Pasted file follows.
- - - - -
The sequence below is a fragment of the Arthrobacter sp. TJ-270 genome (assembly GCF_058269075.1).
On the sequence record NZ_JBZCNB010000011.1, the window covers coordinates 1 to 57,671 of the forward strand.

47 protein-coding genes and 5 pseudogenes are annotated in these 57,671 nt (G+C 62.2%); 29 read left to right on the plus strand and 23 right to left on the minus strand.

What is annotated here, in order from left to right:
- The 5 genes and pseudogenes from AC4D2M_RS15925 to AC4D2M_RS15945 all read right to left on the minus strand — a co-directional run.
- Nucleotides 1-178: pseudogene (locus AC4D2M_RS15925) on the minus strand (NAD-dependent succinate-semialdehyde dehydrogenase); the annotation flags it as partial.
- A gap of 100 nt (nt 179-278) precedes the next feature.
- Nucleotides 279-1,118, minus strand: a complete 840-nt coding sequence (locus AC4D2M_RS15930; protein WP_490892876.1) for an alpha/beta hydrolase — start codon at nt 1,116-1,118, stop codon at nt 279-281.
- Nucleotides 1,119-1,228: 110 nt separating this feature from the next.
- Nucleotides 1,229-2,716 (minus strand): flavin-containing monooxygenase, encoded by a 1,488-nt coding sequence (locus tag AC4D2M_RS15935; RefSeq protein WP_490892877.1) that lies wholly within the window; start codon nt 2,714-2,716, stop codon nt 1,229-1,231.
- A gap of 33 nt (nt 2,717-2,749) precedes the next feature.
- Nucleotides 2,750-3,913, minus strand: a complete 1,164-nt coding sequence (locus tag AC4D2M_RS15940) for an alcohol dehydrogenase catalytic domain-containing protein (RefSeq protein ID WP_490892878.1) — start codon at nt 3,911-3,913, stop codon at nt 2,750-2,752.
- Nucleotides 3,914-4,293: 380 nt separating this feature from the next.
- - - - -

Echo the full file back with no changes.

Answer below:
The sequence below is a fragment of the Arthrobacter sp. TJ-270 genome (assembly GCF_058269075.1).
On the sequence record NZ_JBZCNB010000011.1, the window covers coordinates 1 to 57,671 of the forward strand.

47 protein-coding genes and 5 pseudogenes are annotated in these 57,671 nt (G+C 62.2%); 29 read left to right on the plus strand and 23 right to left on the minus strand.

What is annotated here, in order from left to right:
- The 5 genes and pseudogenes from AC4D2M_RS15925 to AC4D2M_RS15945 all read right to left on the minus strand — a co-directional run.
- Nucleotides 1-178: pseudogene (locus AC4D2M_RS15925) on the minus strand (NAD-dependent succinate-semialdehyde dehydrogenase); the annotation flags it as partial.
- A gap of 100 nt (nt 179-278) precedes the next feature.
- Nucleotides 279-1,118, minus strand: a complete 840-nt coding sequence (locus AC4D2M_RS15930; protein WP_490892876.1) for an alpha/beta hydrolase — start codon at nt 1,116-1,118, stop codon at nt 279-281.
- Nucleotides 1,119-1,228: 110 nt separating this feature from the next.
- Nucleotides 1,229-2,716 (minus strand): flavin-containing monooxygenase, encoded by a 1,488-nt coding sequence (locus tag AC4D2M_RS15935; RefSeq protein WP_490892877.1) that lies wholly within the window; start codon nt 2,714-2,716, stop codon nt 1,229-1,231.
- A gap of 33 nt (nt 2,717-2,749) precedes the next feature.
- Nucleotides 2,750-3,913, minus strand: a complete 1,164-nt coding sequence (locus tag AC4D2M_RS15940) for an alcohol dehydrogenase catalytic domain-containing protein (RefSeq protein ID WP_490892878.1) — start codon at nt 3,911-3,913, stop codon at nt 2,750-2,752.
- Nucleotides 3,914-4,293: 380 nt separating this feature from the next.